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作者 Martin, Retha Jane
書名 First Amendment ferment: Compelled commercial speech cases and the conflict over mandatory commodity fees
國際標準書號 9780496519620
book jacket
說明 456 p
附註 Source: Dissertation Abstracts International, Volume: 64-09, Section: A, page: 3127
Major Professor: Douglas Raber
Thesis (Ph.D.)--The University of Tennessee, 2003
A battle in First Amendment free speech rights is raging over the constitutionality of mandatory commodity assessments for generic product advertising (called "commodity checkoffs"). Such advertising features slogans such as "Got Milk?" "The Other White Meat" and "Beef, It's What's for Dinner." More than $750 million is collected annually in commodity checkoffs in various industries on the basis of stand-alone legislation or marketing orders. The rationale for commodity checkoffs is to maintain and expand the market for commodities
First Amendment challengers claim that forced payment of fees to fund commercial speech with which they disagree violates their free speech rights. The courts have addressed these arguments in a line of "compelled commercial speech" cases, including the 2001 U.S. Supreme Court case, United States v. United Foods, in which the Court held that mandatory fees collected for generic advertising are unconstitutional unless they are part of a broader regulatory scheme. Since the United Foods case, a spate of hotly contested cases have challenged commodity checkoffs in the lower courts. The government has defended on the grounds that the generic advertising constitutes government speech, and, therefore, is exempt from First Amendment scrutiny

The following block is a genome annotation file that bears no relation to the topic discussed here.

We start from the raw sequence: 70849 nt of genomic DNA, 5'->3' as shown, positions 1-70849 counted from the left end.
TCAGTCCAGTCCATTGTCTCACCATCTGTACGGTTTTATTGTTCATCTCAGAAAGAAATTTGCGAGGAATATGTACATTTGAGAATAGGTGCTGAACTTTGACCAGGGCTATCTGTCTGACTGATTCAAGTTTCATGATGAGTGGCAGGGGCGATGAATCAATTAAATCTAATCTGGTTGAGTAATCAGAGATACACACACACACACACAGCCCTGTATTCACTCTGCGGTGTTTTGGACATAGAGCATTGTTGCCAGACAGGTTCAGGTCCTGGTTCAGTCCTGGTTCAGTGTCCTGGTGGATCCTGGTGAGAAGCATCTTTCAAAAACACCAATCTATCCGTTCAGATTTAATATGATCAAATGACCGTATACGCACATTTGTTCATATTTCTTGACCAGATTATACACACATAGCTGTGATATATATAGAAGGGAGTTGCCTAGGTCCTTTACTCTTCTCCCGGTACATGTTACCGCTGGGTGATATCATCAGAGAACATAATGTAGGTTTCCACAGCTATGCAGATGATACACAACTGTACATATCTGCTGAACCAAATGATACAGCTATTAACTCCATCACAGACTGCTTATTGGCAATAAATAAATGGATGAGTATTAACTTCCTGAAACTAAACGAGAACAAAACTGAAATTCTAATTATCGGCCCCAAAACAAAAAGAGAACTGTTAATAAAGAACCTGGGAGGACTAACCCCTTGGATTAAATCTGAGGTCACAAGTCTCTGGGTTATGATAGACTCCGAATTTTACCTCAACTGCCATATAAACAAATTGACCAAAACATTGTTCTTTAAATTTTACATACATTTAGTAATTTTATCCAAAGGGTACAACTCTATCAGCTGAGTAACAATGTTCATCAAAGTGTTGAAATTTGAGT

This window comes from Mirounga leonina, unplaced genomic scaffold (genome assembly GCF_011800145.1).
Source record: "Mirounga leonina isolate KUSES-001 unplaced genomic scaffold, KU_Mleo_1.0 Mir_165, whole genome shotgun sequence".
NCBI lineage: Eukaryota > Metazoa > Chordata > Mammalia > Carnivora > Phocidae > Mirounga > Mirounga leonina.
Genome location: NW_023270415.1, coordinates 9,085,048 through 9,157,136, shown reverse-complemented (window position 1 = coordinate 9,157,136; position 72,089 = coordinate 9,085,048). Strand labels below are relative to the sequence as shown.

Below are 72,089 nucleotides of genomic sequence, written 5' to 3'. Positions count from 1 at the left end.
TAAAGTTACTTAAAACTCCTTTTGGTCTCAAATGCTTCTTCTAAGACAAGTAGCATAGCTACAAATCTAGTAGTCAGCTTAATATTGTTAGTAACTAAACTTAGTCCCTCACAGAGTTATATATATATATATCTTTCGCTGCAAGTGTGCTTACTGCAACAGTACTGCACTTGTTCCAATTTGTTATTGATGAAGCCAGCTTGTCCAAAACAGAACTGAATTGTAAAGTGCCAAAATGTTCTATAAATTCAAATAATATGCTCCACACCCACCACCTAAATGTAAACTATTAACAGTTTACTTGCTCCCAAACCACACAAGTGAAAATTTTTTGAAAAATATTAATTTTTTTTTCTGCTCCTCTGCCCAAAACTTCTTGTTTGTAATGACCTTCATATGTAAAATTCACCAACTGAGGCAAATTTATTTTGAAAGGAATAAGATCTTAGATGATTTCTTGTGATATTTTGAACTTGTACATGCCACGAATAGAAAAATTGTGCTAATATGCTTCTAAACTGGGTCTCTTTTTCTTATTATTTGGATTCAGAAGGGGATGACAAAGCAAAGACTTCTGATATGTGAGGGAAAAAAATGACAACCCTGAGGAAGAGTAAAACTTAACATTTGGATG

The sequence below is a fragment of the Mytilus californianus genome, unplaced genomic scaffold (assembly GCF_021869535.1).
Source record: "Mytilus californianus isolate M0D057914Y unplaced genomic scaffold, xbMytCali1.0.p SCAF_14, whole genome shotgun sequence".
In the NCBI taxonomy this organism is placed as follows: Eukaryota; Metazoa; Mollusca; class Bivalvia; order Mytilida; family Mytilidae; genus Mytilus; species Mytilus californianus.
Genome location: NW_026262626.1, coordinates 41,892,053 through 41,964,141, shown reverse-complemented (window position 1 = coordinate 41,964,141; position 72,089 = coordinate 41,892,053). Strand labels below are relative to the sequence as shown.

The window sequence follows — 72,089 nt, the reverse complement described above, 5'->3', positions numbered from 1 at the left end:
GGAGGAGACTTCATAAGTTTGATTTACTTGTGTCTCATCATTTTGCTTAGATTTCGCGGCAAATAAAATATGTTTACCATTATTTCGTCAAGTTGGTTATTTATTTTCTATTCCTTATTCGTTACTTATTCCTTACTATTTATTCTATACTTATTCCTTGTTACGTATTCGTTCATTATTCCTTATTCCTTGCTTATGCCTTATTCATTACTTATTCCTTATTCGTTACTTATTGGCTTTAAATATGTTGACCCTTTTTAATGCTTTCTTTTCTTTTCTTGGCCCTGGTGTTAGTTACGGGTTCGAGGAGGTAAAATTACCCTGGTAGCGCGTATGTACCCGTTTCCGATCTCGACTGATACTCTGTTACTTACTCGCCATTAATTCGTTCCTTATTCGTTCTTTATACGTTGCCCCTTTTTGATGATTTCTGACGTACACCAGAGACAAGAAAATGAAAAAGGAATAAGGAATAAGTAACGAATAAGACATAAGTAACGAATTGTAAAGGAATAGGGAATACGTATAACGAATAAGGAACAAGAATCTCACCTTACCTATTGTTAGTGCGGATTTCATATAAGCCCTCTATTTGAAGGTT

Existing research on the compelled commercial speech cases has focused on the legal battle, but not on the underlying factors that have prompted challengers to seek judicial intervention. This research performed an integrated political, legal and economic analysis of compelled commercial speech in five commodity industries: beef, pork, dairy, mushroom and tree fruit. Secondly, it contributed to political theory by extending Antonio Gramsci's theoretical conceptualization of an historic bloc that exercises hegemony in capitalist societies to the socio-economic domain of agricultural commodity production. The theoretical framework also incorporated John Kenneth Galbraith's theory of countervailing power
The research method for the dissertation employed "investigative frames" to examine the underlying political, economic and social context signified by a line of legal cases involving constitutional challenges. This approach may be used to gain insight into other legal conflicts that represent complex political interests and issues between a dominant hegemony responding to challenges from groups and individuals with unequal power
School code: 0226
Host Item Dissertation Abstracts International 64-09A
主題 Law
Political Science, General
Mass Communications
Alt Author The University of Tennessee
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